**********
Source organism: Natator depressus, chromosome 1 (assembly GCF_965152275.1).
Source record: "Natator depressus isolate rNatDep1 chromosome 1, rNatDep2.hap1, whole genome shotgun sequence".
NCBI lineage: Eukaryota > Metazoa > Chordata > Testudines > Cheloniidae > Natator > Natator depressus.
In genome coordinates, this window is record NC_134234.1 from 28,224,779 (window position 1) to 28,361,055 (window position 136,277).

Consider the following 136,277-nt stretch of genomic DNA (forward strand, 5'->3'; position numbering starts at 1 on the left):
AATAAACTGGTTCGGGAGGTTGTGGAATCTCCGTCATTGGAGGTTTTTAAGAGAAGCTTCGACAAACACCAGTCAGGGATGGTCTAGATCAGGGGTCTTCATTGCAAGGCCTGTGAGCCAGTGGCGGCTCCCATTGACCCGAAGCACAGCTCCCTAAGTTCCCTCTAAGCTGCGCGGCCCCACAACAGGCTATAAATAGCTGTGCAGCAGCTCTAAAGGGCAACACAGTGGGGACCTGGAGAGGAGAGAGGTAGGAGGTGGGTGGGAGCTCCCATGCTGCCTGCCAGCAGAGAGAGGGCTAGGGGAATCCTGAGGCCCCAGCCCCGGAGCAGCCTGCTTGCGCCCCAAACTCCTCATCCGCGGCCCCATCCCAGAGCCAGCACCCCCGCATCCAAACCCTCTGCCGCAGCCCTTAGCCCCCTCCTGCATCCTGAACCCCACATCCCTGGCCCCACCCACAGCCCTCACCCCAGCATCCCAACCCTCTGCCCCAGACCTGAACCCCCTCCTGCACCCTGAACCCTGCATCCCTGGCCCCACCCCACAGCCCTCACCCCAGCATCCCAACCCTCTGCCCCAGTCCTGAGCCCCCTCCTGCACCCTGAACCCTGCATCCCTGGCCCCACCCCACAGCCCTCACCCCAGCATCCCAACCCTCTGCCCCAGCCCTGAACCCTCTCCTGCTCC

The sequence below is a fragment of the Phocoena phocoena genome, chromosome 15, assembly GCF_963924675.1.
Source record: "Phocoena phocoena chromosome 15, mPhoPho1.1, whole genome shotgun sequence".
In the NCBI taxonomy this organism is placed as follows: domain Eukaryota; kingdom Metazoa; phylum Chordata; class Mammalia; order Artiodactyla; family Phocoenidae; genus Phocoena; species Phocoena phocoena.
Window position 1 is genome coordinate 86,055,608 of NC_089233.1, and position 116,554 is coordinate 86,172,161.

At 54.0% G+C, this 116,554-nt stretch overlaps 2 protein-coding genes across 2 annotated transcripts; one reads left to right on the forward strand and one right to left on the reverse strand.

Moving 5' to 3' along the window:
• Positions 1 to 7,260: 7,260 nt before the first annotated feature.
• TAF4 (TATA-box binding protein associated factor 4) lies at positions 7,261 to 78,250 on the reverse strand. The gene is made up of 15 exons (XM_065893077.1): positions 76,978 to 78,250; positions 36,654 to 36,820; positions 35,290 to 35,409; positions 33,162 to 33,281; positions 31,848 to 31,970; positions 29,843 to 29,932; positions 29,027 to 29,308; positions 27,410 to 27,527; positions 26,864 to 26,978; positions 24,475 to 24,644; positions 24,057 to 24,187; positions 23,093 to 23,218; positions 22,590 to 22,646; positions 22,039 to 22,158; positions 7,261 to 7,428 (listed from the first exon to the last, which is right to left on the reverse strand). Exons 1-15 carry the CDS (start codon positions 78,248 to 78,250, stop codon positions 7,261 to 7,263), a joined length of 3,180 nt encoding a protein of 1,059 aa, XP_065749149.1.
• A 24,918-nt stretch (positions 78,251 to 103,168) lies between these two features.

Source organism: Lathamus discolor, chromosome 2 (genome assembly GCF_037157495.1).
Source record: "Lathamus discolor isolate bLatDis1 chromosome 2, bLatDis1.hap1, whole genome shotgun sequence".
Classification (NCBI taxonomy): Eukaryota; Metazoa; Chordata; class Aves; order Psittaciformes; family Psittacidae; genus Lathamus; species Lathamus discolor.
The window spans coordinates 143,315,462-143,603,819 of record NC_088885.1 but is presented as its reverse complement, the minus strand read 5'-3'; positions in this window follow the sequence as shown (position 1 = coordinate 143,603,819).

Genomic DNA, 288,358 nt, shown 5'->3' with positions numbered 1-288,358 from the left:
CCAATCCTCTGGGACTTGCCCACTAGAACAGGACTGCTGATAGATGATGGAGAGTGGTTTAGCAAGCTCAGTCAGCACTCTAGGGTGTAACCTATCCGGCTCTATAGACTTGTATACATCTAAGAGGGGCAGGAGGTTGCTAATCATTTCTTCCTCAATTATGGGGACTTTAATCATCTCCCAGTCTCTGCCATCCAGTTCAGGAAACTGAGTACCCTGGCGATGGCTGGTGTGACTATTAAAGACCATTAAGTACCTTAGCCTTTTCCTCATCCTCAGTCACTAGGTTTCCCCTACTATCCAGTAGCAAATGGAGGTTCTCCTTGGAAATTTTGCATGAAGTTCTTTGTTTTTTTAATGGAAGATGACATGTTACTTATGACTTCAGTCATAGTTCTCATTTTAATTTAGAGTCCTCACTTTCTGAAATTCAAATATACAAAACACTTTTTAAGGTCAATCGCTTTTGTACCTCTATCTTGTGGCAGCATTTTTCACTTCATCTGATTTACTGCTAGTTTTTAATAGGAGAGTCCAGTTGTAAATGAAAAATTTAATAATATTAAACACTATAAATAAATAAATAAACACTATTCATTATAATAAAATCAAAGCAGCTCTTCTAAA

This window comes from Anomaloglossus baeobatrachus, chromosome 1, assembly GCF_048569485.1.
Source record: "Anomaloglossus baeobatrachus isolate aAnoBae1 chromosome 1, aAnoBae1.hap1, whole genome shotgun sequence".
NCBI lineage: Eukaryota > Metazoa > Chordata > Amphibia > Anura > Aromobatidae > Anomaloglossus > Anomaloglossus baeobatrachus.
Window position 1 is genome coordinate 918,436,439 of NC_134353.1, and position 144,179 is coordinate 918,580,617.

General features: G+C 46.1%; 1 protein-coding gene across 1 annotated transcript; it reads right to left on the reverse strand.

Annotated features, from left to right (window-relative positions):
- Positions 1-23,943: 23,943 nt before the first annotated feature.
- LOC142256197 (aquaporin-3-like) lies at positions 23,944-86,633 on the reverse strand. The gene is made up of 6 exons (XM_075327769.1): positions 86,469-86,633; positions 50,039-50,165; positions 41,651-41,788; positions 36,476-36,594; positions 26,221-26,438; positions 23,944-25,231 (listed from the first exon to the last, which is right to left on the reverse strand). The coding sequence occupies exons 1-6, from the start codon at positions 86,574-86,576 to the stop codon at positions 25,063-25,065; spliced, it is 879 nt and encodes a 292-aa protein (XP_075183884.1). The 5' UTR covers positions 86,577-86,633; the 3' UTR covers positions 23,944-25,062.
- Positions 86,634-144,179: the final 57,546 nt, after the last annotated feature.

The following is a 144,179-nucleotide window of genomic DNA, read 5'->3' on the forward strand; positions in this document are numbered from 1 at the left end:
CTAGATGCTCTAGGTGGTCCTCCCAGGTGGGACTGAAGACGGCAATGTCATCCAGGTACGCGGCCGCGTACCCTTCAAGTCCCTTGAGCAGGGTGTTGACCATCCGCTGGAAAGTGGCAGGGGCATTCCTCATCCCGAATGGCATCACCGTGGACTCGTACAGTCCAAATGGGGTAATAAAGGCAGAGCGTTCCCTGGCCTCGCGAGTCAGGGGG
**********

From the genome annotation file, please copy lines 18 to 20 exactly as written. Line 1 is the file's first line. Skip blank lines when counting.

Classification (NCBI taxonomy): Eukaryota; Metazoa; Chordata; class Aves; order Psittaciformes; family Psittacidae; genus Lathamus; species Lathamus discolor.
The window spans coordinates 143,315,462-143,603,819 of record NC_088885.1 but is presented as its reverse complement, the minus strand read 5'-3'; positions in this window follow the sequence as shown (position 1 = coordinate 143,603,819).

Genomic DNA, 288,358 nt, shown 5'->3' with positions numbered 1-288,358 from the left: